Thanks to prevention strategies like PrEP, new cases of HIV transmissions have plummeted tremendously. In fact, annual HIV transmissions dropped nearly 20 percent between 2008 and 2014 in the United States alone. Before that, rates were stagnate for almost twenty years.
A normal person might look at these numbers and know without a doubt that PrEP is changing the course of HIV rates in not only the U.S., but the world. You might look at the data and realize that this once-a-day pill is stalling the progression of a plague that otherwise would have seen the death of countless others, and in another few decades, hopefully see a drastic reduction in the number of people living with the virus. Maybe one day, that number could be zero.
So why, then, do Republicans want to take it away?
House Republicans released a highly anticipated blueprint of what they’re hoping will replace the Affordable Care Act. In it, it’s confirmed their plan is to eliminate Medicaid expansion as well as other highlights in what many call “Obamacare.” One of the consequences? A major roadblock in the access to PrEP.
The plan will make it particularly difficult for low-income Americans in the 31 states (plus Washington D.C.) that adopted the Medicaid expansion. As Time points out, if the new bill passes in its current form, traditional Medicaid will be replaced by per-capita grants, which is a fixed-sum per person that will likely have cuts over time.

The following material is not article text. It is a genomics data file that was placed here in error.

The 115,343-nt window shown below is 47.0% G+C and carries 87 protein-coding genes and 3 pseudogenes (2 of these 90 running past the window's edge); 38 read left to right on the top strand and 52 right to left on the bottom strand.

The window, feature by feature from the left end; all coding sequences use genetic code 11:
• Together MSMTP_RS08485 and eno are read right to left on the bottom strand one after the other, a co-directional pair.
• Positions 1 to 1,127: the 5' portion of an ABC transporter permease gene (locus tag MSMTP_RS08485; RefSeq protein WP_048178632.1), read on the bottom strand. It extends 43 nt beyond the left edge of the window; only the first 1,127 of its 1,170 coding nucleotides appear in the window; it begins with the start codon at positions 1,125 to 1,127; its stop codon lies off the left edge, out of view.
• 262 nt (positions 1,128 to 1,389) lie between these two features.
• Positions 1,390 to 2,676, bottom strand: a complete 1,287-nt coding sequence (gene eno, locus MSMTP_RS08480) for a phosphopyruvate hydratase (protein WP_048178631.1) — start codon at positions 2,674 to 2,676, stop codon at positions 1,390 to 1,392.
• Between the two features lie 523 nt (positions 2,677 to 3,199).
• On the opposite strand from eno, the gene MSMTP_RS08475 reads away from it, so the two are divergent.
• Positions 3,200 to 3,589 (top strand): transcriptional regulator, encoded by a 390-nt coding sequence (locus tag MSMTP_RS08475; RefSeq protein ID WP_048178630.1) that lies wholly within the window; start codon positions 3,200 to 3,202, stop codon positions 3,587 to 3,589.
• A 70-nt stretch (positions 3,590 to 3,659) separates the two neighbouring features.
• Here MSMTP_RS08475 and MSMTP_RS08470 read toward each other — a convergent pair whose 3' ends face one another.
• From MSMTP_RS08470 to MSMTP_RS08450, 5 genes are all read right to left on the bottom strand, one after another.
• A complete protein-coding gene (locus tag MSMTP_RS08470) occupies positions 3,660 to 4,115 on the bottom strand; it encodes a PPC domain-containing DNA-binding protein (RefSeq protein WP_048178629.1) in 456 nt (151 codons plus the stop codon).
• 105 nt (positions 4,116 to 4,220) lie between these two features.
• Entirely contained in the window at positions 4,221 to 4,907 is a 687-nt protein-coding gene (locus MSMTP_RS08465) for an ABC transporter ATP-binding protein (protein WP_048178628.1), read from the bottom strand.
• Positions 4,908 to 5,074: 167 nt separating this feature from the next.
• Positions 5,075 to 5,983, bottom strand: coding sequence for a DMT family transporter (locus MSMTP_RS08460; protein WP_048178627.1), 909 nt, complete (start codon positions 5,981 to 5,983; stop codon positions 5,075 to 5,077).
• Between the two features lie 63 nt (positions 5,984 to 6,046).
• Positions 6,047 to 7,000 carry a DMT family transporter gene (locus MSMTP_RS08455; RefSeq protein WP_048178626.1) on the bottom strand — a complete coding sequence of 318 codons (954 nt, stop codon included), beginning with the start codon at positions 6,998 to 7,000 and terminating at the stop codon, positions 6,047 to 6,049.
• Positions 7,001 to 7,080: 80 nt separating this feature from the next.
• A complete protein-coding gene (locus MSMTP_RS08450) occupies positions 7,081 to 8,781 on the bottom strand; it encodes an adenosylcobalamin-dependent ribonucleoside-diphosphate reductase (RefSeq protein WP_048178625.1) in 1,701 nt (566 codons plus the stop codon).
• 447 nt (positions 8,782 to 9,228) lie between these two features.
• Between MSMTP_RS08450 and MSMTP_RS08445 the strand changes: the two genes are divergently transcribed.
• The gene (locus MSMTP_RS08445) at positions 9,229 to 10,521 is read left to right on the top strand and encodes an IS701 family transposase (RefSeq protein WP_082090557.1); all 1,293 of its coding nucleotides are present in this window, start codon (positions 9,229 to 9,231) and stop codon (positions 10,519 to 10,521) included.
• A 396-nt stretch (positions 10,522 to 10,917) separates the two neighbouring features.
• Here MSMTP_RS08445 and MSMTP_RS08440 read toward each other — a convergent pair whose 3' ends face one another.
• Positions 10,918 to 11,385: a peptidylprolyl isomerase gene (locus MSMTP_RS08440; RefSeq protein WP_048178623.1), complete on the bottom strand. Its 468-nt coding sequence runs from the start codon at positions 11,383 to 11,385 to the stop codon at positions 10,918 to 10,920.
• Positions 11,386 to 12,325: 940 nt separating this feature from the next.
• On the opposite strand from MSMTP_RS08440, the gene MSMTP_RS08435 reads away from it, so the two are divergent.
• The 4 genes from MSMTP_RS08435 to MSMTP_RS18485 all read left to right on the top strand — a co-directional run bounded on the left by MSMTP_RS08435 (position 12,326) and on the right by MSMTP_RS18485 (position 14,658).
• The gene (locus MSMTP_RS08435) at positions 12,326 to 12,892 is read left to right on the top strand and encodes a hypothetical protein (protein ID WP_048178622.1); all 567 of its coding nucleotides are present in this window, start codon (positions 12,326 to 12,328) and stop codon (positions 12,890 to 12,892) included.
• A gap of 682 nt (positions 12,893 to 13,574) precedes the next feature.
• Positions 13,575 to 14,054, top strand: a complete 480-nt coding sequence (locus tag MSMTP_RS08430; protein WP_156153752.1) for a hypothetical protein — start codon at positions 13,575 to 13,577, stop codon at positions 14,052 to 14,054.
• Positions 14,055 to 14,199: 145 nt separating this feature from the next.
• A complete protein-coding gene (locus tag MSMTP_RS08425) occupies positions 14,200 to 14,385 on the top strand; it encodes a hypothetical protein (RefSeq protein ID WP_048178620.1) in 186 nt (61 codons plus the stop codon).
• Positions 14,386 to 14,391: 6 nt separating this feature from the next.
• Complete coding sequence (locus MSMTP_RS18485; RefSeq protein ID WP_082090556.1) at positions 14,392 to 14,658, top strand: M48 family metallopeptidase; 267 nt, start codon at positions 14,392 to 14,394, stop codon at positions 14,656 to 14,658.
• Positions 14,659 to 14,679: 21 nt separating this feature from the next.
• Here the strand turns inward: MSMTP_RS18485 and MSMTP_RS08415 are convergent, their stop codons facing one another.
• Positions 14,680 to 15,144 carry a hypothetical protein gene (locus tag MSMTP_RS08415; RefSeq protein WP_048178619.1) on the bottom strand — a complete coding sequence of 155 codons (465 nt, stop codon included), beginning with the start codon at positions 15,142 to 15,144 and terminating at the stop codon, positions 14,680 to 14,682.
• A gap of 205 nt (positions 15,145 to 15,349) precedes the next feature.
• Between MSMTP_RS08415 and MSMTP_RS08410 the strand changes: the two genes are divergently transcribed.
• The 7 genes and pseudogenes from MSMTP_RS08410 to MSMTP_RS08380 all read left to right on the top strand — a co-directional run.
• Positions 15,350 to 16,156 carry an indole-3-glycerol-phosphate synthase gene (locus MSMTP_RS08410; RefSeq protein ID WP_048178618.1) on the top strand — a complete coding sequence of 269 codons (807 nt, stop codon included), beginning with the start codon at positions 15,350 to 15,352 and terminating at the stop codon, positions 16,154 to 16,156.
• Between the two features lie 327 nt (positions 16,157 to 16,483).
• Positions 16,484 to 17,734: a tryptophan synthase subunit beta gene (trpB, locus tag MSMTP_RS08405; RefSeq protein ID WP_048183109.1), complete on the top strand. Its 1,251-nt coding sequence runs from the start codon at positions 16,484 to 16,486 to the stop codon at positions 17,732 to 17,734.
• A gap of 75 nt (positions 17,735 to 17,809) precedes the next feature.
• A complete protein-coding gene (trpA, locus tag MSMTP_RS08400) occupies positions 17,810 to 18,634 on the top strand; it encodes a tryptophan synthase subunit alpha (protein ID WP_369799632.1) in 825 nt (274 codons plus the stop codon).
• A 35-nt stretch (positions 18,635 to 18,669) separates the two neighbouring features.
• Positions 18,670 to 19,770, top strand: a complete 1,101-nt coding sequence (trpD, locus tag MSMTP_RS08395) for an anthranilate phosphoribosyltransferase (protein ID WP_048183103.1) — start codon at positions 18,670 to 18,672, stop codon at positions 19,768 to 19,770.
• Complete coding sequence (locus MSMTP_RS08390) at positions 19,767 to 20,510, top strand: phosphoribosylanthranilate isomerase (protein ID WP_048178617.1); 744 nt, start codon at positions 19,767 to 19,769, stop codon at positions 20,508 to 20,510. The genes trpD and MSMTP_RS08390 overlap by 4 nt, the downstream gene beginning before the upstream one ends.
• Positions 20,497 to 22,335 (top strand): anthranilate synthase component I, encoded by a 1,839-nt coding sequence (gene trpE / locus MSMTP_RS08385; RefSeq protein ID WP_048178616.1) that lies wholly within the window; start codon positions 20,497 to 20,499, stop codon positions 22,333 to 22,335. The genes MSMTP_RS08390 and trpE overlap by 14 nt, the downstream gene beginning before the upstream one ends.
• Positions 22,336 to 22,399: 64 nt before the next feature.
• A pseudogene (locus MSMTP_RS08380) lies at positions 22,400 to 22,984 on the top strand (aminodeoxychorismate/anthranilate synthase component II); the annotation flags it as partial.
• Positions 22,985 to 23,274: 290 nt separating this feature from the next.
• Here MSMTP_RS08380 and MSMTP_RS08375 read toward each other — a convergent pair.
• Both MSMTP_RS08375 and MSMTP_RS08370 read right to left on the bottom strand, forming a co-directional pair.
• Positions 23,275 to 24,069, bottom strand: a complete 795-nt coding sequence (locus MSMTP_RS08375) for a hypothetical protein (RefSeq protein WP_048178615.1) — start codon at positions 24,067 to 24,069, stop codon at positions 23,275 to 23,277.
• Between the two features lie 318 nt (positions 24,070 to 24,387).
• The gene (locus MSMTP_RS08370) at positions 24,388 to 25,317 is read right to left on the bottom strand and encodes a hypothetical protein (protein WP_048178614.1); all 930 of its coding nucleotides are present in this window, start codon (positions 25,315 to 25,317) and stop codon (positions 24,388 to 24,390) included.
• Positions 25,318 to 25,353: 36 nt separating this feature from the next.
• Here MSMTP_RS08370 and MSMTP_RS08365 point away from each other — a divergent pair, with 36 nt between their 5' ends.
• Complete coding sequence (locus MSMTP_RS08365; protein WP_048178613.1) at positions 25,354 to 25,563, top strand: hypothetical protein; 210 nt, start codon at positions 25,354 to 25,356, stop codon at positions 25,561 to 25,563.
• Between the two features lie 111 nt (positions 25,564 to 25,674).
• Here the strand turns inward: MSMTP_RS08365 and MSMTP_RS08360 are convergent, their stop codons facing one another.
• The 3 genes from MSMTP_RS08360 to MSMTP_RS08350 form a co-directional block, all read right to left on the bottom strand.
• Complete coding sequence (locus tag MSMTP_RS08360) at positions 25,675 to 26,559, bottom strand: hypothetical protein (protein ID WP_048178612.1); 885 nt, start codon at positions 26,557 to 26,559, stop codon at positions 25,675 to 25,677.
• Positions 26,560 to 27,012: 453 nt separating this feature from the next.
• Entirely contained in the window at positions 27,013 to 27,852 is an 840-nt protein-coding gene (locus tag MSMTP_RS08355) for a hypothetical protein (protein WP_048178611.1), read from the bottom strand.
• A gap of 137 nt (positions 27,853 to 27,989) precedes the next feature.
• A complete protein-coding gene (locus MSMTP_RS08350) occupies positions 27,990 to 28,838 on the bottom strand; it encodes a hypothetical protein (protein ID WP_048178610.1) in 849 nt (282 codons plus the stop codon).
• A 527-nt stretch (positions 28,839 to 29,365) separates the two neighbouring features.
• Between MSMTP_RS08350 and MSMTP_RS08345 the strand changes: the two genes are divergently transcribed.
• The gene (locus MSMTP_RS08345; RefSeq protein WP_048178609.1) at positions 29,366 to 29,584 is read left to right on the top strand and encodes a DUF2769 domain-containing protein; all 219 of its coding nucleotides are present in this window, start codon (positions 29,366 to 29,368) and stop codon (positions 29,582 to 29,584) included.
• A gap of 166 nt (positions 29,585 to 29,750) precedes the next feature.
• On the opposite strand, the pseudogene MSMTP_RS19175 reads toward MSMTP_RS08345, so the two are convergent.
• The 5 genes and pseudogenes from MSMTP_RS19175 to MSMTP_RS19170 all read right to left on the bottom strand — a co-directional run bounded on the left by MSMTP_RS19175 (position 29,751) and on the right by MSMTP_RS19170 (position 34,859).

Additionally, the bill wants to repeal ACA’s cost-sharing assistance, which is a system based on a person's income that paid insurers an amount to help with their monthly fees. If that happened, coverage will be too expensive for poor people to handle, thus leading to more uninsured Americans living areas that need it most.
While Truvada does offer co-pay assistance through a self-funded program, it’s still unclear how it will be impacted by the proposed ACA repeal. Without easy and affordable access to PrEP, HIV-negative partners in serodiscordant relationships are at a higher risk for contracting the virus. The same can be said for anyone living in high risk counties or participate in high risk activities, like barrier free sex or injection drug use.
The Food and Drug Administration approved Truvada as PrEP in 2012, and according to data from Gilead, 80,000 people started the strategy between 2012 and 2015, which is a drop in the Atlantic when compared to the over one million Americans the Center for Disease Control and Prevention define as “good candidates” for PrEP. (Click HERE to use a PrEP Calculator and see if PrEP is right for you!)
Seeing that PrEP is one of the strongest prevention strategies we have today, the harder it is to access, the harder it will be to lessen HIV rates to zero. Whether we see the effects directly or not, a 20 percent drop in HIV rates in only six years speaks for itself.